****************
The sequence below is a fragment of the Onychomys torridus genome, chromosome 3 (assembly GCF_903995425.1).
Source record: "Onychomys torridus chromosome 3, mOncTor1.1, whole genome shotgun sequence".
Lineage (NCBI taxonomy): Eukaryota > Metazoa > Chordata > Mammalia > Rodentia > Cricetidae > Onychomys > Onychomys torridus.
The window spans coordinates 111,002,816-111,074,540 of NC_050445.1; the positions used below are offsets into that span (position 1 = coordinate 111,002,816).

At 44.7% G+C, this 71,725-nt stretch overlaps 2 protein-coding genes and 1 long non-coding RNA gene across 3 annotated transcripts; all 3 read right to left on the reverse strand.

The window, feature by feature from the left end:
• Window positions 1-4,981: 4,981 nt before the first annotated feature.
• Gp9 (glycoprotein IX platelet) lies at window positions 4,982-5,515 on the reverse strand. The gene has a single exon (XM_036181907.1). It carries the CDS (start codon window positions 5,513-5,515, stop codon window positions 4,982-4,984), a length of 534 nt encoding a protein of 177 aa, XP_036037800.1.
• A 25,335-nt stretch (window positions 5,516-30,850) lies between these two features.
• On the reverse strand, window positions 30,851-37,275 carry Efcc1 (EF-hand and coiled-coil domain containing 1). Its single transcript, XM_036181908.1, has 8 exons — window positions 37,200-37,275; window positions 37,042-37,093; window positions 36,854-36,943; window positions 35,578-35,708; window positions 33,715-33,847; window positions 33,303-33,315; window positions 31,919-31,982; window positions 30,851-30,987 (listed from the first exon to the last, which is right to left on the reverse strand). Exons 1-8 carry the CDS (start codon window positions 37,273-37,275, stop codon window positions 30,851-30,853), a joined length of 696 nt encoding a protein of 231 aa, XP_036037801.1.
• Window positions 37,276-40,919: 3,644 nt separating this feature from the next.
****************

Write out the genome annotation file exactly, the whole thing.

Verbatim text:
The sequence below is a fragment of the Onychomys torridus genome, chromosome 3 (assembly GCF_903995425.1).
Source record: "Onychomys torridus chromosome 3, mOncTor1.1, whole genome shotgun sequence".
Lineage (NCBI taxonomy): Eukaryota > Metazoa > Chordata > Mammalia > Rodentia > Cricetidae > Onychomys > Onychomys torridus.
The window spans coordinates 111,002,816-111,074,540 of NC_050445.1; the positions used below are offsets into that span (position 1 = coordinate 111,002,816).

At 44.7% G+C, this 71,725-nt stretch overlaps 2 protein-coding genes and 1 long non-coding RNA gene across 3 annotated transcripts; all 3 read right to left on the reverse strand.

The window, feature by feature from the left end:
• Window positions 1-4,981: 4,981 nt before the first annotated feature.
• Gp9 (glycoprotein IX platelet) lies at window positions 4,982-5,515 on the reverse strand. The gene has a single exon (XM_036181907.1). It carries the CDS (start codon window positions 5,513-5,515, stop codon window positions 4,982-4,984), a length of 534 nt encoding a protein of 177 aa, XP_036037800.1.
• A 25,335-nt stretch (window positions 5,516-30,850) lies between these two features.
• On the reverse strand, window positions 30,851-37,275 carry Efcc1 (EF-hand and coiled-coil domain containing 1). Its single transcript, XM_036181908.1, has 8 exons — window positions 37,200-37,275; window positions 37,042-37,093; window positions 36,854-36,943; window positions 35,578-35,708; window positions 33,715-33,847; window positions 33,303-33,315; window positions 31,919-31,982; window positions 30,851-30,987 (listed from the first exon to the last, which is right to left on the reverse strand). Exons 1-8 carry the CDS (start codon window positions 37,273-37,275, stop codon window positions 30,851-30,853), a joined length of 696 nt encoding a protein of 231 aa, XP_036037801.1.
• Window positions 37,276-40,919: 3,644 nt separating this feature from the next.